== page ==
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The Globe and Mail

Media beware: Interview subjects have an audience, too

"In the age of the internet, women in countries far away who used to be the objects of white people's gaze with no right of reply now have access to the representations that are made of them, and the technological means to answer back." - statement from a group representing sex workers in India

One of the scariest things that can happen to a journalist - besides being shot at or murdered, which happens occasionally - is when sources or subjects come back at us to vigorously protest the way they appeared in our articles. It doesn't happen that often, but many of us, especially nowadays, are not the callous press-hat-wearing, scoop-hungry Neanderthals that we often seem like in movies. Though, the pressures of deadline and space constraints often means we have to take a chainsaw to nuance.

In the past, across the global north, a source's only real retribution would be the venerable Letter to the Editor, which would take a full 24 hours to appear in the next days paper, in a place much less prominent than the original story. In the global south, subjects sometimes just kill the reporters.

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Then came e-mail, and we began to fear the "morning of," when you'd wake up the morning after an article runs to find your inbox full of vitriol (though, sometimes, a pleasant note, or offer of financial help.) Then came Facebook, where people would start a Facebook group to counter the impression you gave of them in an article (this has happened to me).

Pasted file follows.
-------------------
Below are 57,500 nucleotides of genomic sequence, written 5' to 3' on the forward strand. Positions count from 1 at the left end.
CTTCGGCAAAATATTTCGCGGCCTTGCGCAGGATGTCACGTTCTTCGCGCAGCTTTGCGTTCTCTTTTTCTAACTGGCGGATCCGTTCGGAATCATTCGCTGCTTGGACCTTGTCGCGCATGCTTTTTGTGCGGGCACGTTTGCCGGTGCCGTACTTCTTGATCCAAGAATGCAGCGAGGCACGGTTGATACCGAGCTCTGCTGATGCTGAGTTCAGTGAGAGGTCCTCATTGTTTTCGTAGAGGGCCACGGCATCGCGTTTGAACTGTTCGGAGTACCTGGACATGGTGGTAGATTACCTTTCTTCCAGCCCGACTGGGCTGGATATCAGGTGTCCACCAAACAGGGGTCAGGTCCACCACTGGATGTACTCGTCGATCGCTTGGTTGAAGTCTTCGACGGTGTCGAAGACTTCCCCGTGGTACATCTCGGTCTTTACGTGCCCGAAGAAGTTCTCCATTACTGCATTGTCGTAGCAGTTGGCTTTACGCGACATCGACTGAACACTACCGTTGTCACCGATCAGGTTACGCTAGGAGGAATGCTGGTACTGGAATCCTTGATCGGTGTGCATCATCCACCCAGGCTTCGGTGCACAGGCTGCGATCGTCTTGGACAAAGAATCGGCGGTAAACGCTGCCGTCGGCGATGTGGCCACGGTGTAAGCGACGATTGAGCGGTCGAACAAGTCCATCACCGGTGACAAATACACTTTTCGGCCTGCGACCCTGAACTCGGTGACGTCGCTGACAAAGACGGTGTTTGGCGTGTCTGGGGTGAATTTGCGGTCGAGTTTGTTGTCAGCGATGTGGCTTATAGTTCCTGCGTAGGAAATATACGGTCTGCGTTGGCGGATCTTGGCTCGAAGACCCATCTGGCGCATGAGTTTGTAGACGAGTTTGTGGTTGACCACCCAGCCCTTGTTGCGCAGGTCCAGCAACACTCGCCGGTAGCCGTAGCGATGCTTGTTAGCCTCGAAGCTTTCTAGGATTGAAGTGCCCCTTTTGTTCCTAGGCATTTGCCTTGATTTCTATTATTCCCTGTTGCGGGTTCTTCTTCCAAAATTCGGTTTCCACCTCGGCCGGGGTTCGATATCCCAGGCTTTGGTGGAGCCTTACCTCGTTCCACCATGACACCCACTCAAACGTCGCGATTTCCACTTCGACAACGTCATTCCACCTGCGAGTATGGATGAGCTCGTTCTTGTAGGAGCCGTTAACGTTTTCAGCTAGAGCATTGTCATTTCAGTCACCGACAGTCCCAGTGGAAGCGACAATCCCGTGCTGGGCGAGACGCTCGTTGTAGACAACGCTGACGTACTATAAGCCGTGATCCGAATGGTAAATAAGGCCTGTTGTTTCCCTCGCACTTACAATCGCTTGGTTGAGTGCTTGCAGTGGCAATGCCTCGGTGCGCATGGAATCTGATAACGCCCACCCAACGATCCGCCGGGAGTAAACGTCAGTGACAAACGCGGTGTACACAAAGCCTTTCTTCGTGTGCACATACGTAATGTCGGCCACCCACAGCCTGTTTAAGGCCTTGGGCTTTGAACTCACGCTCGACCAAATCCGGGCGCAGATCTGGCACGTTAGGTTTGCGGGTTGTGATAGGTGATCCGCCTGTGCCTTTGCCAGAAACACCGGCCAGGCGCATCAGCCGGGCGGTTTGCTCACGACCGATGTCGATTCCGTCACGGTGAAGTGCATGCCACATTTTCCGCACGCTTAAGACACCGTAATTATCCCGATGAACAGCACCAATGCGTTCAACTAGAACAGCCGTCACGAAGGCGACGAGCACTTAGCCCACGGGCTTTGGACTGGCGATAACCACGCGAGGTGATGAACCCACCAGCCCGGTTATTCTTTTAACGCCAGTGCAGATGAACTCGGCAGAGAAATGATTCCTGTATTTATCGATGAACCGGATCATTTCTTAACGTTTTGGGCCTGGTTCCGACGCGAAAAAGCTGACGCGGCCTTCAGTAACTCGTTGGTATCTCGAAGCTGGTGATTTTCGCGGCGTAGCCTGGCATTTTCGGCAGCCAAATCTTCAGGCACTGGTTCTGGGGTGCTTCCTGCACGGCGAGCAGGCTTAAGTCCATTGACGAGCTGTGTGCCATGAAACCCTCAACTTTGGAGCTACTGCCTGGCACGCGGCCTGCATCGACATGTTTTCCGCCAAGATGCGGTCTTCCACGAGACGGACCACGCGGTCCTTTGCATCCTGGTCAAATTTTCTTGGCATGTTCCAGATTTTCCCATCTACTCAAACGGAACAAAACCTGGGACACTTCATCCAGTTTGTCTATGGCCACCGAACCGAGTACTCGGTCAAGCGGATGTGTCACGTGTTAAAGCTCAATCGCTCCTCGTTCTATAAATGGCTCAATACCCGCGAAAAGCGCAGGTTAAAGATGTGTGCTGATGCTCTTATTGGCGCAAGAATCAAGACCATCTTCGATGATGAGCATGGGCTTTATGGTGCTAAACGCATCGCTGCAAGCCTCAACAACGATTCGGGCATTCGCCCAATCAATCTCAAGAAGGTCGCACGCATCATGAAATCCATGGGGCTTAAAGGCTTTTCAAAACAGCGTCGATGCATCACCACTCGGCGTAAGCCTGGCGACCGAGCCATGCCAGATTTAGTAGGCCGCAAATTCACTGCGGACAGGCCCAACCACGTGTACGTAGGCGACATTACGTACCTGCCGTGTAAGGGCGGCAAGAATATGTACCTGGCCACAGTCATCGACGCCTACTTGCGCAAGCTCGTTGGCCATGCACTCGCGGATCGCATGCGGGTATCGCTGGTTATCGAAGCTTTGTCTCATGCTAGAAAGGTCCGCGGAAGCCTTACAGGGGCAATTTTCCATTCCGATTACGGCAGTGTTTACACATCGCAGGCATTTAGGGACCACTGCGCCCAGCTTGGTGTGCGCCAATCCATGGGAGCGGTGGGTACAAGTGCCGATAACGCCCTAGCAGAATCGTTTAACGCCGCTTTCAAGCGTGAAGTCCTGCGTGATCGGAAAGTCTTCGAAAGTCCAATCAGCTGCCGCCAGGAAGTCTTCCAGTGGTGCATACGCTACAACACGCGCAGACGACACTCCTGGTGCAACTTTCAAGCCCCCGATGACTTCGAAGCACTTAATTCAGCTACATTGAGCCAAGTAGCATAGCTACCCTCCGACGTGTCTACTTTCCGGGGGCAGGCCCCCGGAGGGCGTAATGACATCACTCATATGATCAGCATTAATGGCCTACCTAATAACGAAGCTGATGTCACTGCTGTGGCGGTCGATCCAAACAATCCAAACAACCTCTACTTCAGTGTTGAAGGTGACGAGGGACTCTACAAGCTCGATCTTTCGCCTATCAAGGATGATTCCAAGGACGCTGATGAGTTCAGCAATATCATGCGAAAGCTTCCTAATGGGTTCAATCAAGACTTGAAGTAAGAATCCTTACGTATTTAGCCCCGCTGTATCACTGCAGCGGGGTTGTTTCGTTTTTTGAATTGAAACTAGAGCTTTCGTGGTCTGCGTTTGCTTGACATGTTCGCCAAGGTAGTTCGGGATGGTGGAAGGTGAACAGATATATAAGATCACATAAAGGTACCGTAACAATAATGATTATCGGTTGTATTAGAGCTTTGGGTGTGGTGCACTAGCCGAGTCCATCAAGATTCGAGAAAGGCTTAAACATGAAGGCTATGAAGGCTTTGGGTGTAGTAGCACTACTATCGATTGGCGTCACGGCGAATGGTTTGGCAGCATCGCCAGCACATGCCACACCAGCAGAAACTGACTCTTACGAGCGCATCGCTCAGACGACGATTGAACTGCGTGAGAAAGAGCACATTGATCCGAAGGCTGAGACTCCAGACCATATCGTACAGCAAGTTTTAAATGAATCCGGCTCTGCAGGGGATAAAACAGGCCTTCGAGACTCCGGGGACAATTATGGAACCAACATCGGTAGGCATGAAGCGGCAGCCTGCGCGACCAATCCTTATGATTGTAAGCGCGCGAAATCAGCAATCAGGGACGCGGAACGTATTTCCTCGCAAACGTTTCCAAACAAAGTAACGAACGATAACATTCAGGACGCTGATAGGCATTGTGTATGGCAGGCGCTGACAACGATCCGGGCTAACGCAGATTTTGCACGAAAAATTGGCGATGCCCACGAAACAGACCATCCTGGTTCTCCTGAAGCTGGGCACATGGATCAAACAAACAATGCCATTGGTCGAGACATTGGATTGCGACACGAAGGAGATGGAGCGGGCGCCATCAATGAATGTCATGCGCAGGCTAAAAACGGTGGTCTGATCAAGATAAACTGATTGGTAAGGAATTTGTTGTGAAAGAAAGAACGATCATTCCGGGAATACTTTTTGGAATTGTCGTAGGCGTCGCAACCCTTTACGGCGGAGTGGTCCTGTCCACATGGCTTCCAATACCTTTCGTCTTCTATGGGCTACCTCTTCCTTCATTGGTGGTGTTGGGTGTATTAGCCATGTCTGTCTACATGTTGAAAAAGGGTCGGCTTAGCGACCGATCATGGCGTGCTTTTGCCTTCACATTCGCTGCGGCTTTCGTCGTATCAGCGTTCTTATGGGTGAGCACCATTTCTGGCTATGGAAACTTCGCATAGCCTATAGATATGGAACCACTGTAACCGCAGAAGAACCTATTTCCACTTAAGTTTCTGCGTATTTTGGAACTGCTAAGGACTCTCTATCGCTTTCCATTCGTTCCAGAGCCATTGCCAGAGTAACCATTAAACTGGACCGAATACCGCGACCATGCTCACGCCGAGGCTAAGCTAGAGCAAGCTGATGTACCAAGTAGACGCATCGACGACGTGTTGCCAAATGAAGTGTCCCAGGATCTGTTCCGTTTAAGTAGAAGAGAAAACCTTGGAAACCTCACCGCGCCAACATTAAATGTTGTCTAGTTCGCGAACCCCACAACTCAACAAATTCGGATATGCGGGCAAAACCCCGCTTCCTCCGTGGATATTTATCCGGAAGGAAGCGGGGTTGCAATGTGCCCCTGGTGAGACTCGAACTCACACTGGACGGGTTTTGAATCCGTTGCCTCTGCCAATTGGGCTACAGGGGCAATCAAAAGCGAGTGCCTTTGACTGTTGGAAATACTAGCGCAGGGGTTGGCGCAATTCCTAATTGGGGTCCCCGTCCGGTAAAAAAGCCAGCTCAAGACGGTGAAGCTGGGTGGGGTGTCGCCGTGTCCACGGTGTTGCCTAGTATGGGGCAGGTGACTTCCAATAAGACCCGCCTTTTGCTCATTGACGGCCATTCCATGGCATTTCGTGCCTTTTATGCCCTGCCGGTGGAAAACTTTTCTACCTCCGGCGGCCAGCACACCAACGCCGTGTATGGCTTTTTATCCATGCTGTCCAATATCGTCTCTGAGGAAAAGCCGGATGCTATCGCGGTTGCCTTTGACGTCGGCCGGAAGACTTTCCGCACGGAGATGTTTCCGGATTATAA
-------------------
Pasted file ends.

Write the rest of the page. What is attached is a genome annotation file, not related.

Do you see where this is going?

Then came Twitter. There's been a few famous ones already, but there can be really nasty reactions to journalists' portrayals of subjects. Here is (likely) the most famous: Where M.I.A. tweeted the writer's cell number.

Now, in what has to be the most dramatic (and awesome and inspiring) incident, a group of sex workers in a very impoverished neighbourhood of India has protested their portrayal in a Vice Magazine documentary by making their own video and posting it online. If this isn't a great use of technology to tip the scales of justice in favour of the meek, then I'm not terribly sure what is.

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